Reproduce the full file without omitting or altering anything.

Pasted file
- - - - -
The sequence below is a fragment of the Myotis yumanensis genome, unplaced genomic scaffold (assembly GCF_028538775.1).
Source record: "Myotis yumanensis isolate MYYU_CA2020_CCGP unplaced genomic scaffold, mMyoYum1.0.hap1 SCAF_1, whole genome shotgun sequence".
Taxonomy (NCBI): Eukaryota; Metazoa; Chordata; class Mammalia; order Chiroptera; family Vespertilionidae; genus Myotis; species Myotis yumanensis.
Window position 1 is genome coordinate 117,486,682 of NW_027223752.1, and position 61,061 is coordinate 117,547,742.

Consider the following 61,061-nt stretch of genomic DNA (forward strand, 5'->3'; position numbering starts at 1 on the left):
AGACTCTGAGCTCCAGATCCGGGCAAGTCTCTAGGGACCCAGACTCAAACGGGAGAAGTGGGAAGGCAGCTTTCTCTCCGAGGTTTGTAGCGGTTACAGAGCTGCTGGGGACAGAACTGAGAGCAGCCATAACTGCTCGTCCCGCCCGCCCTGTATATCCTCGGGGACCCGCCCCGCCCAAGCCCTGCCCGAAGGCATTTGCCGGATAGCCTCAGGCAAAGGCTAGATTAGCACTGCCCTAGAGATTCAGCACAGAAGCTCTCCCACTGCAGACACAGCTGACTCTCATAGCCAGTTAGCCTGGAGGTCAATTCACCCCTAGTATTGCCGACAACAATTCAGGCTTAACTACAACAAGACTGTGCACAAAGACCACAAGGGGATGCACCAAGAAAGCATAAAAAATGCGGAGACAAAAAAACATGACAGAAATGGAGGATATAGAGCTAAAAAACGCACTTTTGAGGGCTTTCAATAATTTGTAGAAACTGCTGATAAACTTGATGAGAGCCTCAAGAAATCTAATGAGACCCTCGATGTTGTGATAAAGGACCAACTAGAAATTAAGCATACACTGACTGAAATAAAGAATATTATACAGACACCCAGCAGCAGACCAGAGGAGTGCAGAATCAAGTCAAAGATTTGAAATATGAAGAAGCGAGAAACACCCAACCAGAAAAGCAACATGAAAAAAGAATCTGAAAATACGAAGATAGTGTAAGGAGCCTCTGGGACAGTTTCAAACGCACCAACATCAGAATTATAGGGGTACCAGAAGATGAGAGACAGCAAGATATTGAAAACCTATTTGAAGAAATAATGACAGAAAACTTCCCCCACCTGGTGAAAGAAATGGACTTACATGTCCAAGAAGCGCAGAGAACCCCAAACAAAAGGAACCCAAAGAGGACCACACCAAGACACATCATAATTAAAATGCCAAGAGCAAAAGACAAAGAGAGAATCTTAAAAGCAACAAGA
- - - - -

The sequence below is a fragment of the Myotis yumanensis genome, unplaced genomic scaffold (assembly GCF_028538775.1).
Source record: "Myotis yumanensis isolate MYYU_CA2020_CCGP unplaced genomic scaffold, mMyoYum1.0.hap1 SCAF_1, whole genome shotgun sequence".
Taxonomy (NCBI): Eukaryota; Metazoa; Chordata; class Mammalia; order Chiroptera; family Vespertilionidae; genus Myotis; species Myotis yumanensis.
Window position 1 is genome coordinate 117,486,682 of NW_027223752.1, and position 61,061 is coordinate 117,547,742.

Consider the following 61,061-nt stretch of genomic DNA (forward strand, 5'->3'; position numbering starts at 1 on the left):
AGACTCTGAGCTCCAGATCCGGGCAAGTCTCTAGGGACCCAGACTCAAACGGGAGAAGTGGGAAGGCAGCTTTCTCTCCGAGGTTTGTAGCGGTTACAGAGCTGCTGGGGACAGAACTGAGAGCAGCCATAACTGCTCGTCCCGCCCGCCCTGTATATCCTCGGGGACCCGCCCCGCCCAAGCCCTGCCCGAAGGCATTTGCCGGATAGCCTCAGGCAAAGGCTAGATTAGCACTGCCCTAGAGATTCAGCACAGAAGCTCTCCCACTGCAGACACAGCTGACTCTCATAGCCAGTTAGCCTGGAGGTCAATTCACCCCTAGTATTGCCGACAACAATTCAGGCTTAACTACAACAAGACTGTGCACAAAGACCACAAGGGGATGCACCAAGAAAGCATAAAAAATGCGGAGACAAAAAAACATGACAGAAATGGAGGATATAGAGCTAAAAAACGCACTTTTGAGGGCTTTCAATAATTTGTAGAAACTGCTGATAAACTTGATGAGAGCCTCAAGAAATCTAATGAGACCCTCGATGTTGTGATAAAGGACCAACTAGAAATTAAGCATACACTGACTGAAATAAAGAATATTATACAGACACCCAGCAGCAGACCAGAGGAGTGCAGAATCAAGTCAAAGATTTGAAATATGAAGAAGCGAGAAACACCCAACCAGAAAAGCAACATGAAAAAAGAATCTGAAAATACGAAGATAGTGTAAGGAGCCTCTGGGACAGTTTCAAACGCACCAACATCAGAATTATAGGGGTACCAGAAGATGAGAGACAGCAAGATATTGAAAACCTATTTGAAGAAATAATGACAGAAAACTTCCCCCACCTGGTGAAAGAAATGGACTTACATGTCCAAGAAGCGCAGAGAACCCCAAACAAAAGGAACCCAAAGAGGACCACACCAAGACACATCATAATTAAAATGCCAAGAGCAAAAGACAAAGAGAGAATCTTAAAAGCAACAAGA